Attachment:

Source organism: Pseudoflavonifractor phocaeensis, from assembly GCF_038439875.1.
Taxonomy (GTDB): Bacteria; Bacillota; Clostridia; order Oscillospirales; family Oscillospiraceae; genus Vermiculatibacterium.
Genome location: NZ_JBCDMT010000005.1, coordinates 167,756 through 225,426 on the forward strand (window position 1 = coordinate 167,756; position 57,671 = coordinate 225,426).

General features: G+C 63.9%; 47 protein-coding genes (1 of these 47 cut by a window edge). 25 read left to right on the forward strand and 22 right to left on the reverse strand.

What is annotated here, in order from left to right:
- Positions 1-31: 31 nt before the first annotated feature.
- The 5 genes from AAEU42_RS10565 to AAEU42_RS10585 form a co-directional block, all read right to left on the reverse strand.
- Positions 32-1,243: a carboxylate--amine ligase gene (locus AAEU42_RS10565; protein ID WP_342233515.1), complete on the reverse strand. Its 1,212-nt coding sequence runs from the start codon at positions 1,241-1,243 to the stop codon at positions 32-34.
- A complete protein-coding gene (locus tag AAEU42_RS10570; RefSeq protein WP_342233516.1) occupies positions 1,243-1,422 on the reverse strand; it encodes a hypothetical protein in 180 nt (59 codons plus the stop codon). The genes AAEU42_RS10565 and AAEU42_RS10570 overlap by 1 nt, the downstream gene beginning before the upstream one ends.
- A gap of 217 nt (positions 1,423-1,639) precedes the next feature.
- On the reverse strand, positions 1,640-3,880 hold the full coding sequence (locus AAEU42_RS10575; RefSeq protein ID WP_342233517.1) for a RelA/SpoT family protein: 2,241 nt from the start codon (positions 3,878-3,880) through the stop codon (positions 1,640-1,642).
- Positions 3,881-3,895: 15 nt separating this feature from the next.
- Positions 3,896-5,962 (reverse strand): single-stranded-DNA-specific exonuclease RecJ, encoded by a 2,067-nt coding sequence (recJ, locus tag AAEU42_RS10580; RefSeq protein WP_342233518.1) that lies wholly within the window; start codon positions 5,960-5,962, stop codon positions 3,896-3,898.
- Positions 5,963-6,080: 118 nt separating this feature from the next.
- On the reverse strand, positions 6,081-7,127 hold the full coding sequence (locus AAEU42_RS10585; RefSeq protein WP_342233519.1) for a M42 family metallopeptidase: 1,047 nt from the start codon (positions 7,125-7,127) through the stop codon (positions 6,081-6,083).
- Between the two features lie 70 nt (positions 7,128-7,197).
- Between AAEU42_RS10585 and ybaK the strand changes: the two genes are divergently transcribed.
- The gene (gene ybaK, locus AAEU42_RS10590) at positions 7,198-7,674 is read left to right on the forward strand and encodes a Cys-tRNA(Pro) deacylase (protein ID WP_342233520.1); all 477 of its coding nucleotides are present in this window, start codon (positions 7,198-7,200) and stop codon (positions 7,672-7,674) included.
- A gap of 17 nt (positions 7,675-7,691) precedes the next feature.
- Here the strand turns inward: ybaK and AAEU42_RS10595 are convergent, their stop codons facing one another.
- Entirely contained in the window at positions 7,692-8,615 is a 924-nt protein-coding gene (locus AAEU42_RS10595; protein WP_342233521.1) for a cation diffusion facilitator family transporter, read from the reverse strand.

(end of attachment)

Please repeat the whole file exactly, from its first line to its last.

Source organism: Pseudoflavonifractor phocaeensis, from assembly GCF_038439875.1.
Taxonomy (GTDB): Bacteria; Bacillota; Clostridia; order Oscillospirales; family Oscillospiraceae; genus Vermiculatibacterium.
Genome location: NZ_JBCDMT010000005.1, coordinates 167,756 through 225,426 on the forward strand (window position 1 = coordinate 167,756; position 57,671 = coordinate 225,426).

General features: G+C 63.9%; 47 protein-coding genes (1 of these 47 cut by a window edge). 25 read left to right on the forward strand and 22 right to left on the reverse strand.

What is annotated here, in order from left to right:
- Positions 1-31: 31 nt before the first annotated feature.
- The 5 genes from AAEU42_RS10565 to AAEU42_RS10585 form a co-directional block, all read right to left on the reverse strand.
- Positions 32-1,243: a carboxylate--amine ligase gene (locus AAEU42_RS10565; protein ID WP_342233515.1), complete on the reverse strand. Its 1,212-nt coding sequence runs from the start codon at positions 1,241-1,243 to the stop codon at positions 32-34.
- A complete protein-coding gene (locus tag AAEU42_RS10570; RefSeq protein WP_342233516.1) occupies positions 1,243-1,422 on the reverse strand; it encodes a hypothetical protein in 180 nt (59 codons plus the stop codon). The genes AAEU42_RS10565 and AAEU42_RS10570 overlap by 1 nt, the downstream gene beginning before the upstream one ends.
- A gap of 217 nt (positions 1,423-1,639) precedes the next feature.
- On the reverse strand, positions 1,640-3,880 hold the full coding sequence (locus AAEU42_RS10575; RefSeq protein ID WP_342233517.1) for a RelA/SpoT family protein: 2,241 nt from the start codon (positions 3,878-3,880) through the stop codon (positions 1,640-1,642).
- Positions 3,881-3,895: 15 nt separating this feature from the next.
- Positions 3,896-5,962 (reverse strand): single-stranded-DNA-specific exonuclease RecJ, encoded by a 2,067-nt coding sequence (recJ, locus tag AAEU42_RS10580; RefSeq protein WP_342233518.1) that lies wholly within the window; start codon positions 5,960-5,962, stop codon positions 3,896-3,898.
- Positions 5,963-6,080: 118 nt separating this feature from the next.
- On the reverse strand, positions 6,081-7,127 hold the full coding sequence (locus AAEU42_RS10585; RefSeq protein WP_342233519.1) for a M42 family metallopeptidase: 1,047 nt from the start codon (positions 7,125-7,127) through the stop codon (positions 6,081-6,083).
- Between the two features lie 70 nt (positions 7,128-7,197).
- Between AAEU42_RS10585 and ybaK the strand changes: the two genes are divergently transcribed.
- The gene (gene ybaK, locus AAEU42_RS10590) at positions 7,198-7,674 is read left to right on the forward strand and encodes a Cys-tRNA(Pro) deacylase (protein ID WP_342233520.1); all 477 of its coding nucleotides are present in this window, start codon (positions 7,198-7,200) and stop codon (positions 7,672-7,674) included.
- A gap of 17 nt (positions 7,675-7,691) precedes the next feature.
- Here the strand turns inward: ybaK and AAEU42_RS10595 are convergent, their stop codons facing one another.
- Entirely contained in the window at positions 7,692-8,615 is a 924-nt protein-coding gene (locus AAEU42_RS10595; protein WP_342233521.1) for a cation diffusion facilitator family transporter, read from the reverse strand.